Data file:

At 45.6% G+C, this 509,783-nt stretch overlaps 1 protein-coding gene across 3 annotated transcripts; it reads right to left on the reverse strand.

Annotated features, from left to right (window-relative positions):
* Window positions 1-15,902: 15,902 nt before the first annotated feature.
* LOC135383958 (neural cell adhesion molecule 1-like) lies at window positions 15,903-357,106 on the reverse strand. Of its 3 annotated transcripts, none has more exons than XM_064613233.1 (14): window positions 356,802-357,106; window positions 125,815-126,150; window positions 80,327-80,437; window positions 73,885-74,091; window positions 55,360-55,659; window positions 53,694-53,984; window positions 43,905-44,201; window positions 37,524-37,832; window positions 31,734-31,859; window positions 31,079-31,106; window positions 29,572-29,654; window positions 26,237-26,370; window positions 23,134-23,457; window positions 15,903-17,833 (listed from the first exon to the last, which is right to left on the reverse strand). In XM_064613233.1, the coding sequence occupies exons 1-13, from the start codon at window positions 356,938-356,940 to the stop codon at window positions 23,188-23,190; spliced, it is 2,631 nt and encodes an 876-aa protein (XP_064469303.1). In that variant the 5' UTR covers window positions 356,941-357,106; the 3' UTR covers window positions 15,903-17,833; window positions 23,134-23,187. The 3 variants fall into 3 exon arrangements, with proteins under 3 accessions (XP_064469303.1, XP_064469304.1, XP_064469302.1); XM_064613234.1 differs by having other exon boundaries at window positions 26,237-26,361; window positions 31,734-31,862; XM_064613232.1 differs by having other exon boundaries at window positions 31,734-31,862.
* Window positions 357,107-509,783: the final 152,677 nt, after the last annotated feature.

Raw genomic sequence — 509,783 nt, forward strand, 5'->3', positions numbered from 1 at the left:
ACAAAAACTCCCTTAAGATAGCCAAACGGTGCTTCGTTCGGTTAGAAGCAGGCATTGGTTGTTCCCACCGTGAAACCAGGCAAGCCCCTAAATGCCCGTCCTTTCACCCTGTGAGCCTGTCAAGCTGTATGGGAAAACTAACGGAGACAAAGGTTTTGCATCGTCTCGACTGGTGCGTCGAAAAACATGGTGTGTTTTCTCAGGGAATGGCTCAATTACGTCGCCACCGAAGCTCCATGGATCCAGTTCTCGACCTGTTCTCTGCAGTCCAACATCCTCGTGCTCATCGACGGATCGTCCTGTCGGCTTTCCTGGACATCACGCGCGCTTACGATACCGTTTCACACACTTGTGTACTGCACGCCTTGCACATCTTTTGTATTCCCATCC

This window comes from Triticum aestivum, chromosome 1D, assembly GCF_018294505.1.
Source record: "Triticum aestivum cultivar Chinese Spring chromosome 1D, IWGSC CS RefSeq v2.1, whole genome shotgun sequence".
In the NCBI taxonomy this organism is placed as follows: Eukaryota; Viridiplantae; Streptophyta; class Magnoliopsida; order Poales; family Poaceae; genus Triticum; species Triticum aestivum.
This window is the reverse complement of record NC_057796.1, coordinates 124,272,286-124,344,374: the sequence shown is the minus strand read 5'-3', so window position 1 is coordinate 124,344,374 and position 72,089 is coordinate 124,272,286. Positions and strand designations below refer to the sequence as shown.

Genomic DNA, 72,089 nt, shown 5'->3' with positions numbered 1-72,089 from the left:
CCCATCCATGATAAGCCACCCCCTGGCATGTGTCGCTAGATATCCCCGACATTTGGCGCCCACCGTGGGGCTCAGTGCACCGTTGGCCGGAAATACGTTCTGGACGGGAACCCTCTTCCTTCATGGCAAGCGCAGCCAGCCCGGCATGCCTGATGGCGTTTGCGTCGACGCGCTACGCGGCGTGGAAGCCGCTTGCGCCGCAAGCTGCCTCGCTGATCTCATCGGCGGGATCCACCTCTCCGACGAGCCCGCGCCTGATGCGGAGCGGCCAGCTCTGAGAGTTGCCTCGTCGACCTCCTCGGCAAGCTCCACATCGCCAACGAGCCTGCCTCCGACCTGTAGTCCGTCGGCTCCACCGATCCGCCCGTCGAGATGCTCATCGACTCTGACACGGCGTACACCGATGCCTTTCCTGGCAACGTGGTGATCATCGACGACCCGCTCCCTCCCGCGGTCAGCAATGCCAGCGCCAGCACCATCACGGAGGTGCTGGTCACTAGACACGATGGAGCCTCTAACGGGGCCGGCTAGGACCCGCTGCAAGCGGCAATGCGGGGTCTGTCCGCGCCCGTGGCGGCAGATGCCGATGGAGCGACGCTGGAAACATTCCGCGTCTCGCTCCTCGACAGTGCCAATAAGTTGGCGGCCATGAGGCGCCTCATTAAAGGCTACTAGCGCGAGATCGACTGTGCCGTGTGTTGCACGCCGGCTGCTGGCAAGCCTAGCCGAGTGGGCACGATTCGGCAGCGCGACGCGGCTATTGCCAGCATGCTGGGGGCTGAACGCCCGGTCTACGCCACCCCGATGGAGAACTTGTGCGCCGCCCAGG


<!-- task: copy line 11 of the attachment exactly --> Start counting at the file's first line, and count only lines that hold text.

This window is the reverse complement of record NC_057796.1, coordinates 124,272,286-124,344,374: the sequence shown is the minus strand read 5'-3', so window position 1 is coordinate 124,344,374 and position 72,089 is coordinate 124,272,286. Positions and strand designations below refer to the sequence as shown.